Sabra Loomis

All afternoon long

I lay down by the river.

If I put my head against the side of the hill,

I can hear the lambs arguing

in Greek or in Arabic. The cattle

move in slow syllables downhill,

to lie in fields of mud and clover.

I will rest with you here,

slow riverbeds       cowbeds

Sitting, slowly rocking

the great cow-foreheads,

twitching grass and brandishing the grass,

eating tails and foreheads of the grass

you quiver and heave slightly,

switching at bothersome flies,

and turn away.

One by one,

getting up hindfirst,

the necks ungathering       hips       legs

emerging from underneath

You bellow, bring forth cries—

you bring forth gathered cries

of the watersheds       the forests

dusk of great mountains and valleys

and walks above the Minaun cliffs.

You bring       forequarters of grace

shoulderblades, foreheads that rise       you bring

the dense, wounded cries of the evening.

Sabra Loomis

Who are these—

rising, emanating

from grey cliffs?

They are nomads,

children of the Father.

Pilots, resters on the waves,

risers-up under riptides

who are like the grey dawn

Guides in every quick direction;

sleek hide and scholarly wingtip,

hidden in the hollow of the wave.

They are gnostics,

riding the great depths as dolphins,

they are like the grey dawn

Otter and seal and sea lion

hidden in secret burrows

who went into the brambles and in sunlight

washed, and hid themselves,

giving and receiving the cloak of the rain.

Sabra Loomis

The turtle’s neck and arms

were laced downward and around

with yellow markings.

As he climbed, the flowers and lamps

of the years were yellow-and-black.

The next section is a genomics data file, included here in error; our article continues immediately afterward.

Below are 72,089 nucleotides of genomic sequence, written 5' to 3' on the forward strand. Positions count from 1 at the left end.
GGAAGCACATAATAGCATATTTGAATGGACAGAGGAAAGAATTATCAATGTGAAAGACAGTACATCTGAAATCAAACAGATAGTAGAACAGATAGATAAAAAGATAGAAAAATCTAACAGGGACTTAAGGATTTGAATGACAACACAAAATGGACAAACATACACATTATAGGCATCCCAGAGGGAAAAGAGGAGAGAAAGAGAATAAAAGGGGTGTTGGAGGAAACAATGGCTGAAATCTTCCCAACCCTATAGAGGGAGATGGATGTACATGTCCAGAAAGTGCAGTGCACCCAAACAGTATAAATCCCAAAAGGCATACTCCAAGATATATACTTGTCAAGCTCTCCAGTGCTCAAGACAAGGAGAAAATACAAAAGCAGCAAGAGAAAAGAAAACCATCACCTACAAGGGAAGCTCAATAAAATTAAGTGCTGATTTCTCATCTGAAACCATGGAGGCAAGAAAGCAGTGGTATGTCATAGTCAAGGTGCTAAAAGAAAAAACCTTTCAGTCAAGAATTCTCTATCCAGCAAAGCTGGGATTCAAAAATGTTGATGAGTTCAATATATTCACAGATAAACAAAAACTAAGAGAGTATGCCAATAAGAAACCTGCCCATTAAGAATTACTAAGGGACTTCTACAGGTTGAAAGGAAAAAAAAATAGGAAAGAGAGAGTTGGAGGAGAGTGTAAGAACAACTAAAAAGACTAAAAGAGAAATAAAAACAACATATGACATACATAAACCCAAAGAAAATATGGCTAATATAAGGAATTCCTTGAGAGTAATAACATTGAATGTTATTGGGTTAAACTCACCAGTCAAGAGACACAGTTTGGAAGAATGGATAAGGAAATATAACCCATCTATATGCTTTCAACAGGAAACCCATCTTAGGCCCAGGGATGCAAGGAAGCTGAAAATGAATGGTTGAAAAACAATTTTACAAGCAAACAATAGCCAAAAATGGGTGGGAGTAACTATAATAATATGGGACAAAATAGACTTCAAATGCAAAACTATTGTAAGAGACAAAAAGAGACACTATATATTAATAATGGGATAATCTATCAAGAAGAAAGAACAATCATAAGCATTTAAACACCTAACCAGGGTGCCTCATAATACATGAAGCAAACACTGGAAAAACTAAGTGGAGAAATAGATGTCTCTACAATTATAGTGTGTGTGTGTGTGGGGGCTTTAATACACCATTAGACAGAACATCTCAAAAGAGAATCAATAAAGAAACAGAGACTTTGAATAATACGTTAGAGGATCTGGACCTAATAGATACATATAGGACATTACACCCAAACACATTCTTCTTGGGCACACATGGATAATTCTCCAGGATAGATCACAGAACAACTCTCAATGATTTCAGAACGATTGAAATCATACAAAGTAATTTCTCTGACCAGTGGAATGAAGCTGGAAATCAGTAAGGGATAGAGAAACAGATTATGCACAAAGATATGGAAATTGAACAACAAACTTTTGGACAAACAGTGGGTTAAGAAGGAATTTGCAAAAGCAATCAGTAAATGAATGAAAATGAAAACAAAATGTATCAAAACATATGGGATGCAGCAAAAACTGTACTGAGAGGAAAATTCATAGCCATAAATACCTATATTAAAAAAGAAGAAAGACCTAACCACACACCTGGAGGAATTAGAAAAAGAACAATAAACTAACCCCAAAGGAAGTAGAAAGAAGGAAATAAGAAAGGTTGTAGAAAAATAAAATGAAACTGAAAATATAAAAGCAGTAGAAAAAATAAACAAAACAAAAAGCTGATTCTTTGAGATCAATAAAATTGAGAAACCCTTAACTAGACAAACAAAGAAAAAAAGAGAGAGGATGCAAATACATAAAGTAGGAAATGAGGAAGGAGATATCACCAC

He said YES—he gathered them like a flower

and turned them up inside; he was trimming

and carrying the lamps of all the years

for his children’s children. He was their Father!

He was working the ladder of hemp

he used to carry over treetops

to the kingdom of the lawn,

where he set it down, under the trees—

and it stayed motionless.

It anchored them through space

to the stone steps of the terrace,

the side of the house.

Now he was going to depart.

Now he was going to hide his head

in the evening light. He was going to bed.

Red ends of the daylight were the corners of his eyes.

He carried the lamps of getting up early,

and going to bed in summertime—

up, from the chambers of the ancient mud,

and in, from the silence of the river foam.

Sabra Loomis is the author of House Held Together by Winds, a new Harper Perennial Trade Paperback Original (August 2008), from which these three poems are taken. Winner of the 2007 National Poetry Series Open Competition as selected by James Tate who said of House Held Together by Winds, “This is a heady book, so full of surprises, realistic yet so full of the marvelous. In a quiet, controlled way, it keeps the reader completely unguarded.” Sabra Loomis is the author also of Rosetree and two chapbooks of poetry. She has received awards from the Massachusetts Artists’ Foundation, the Yeats Society, and The British Council, as well as fellowships form Yaddo and the MacDowell Colony. She teaches frequently at the William Joiner Center at the University of Massachusetts, and was on the faculty of the Poets’ House, Donegal, for many years. Sabra Loomis divides her time between New York City and Achill Island, Ireland.

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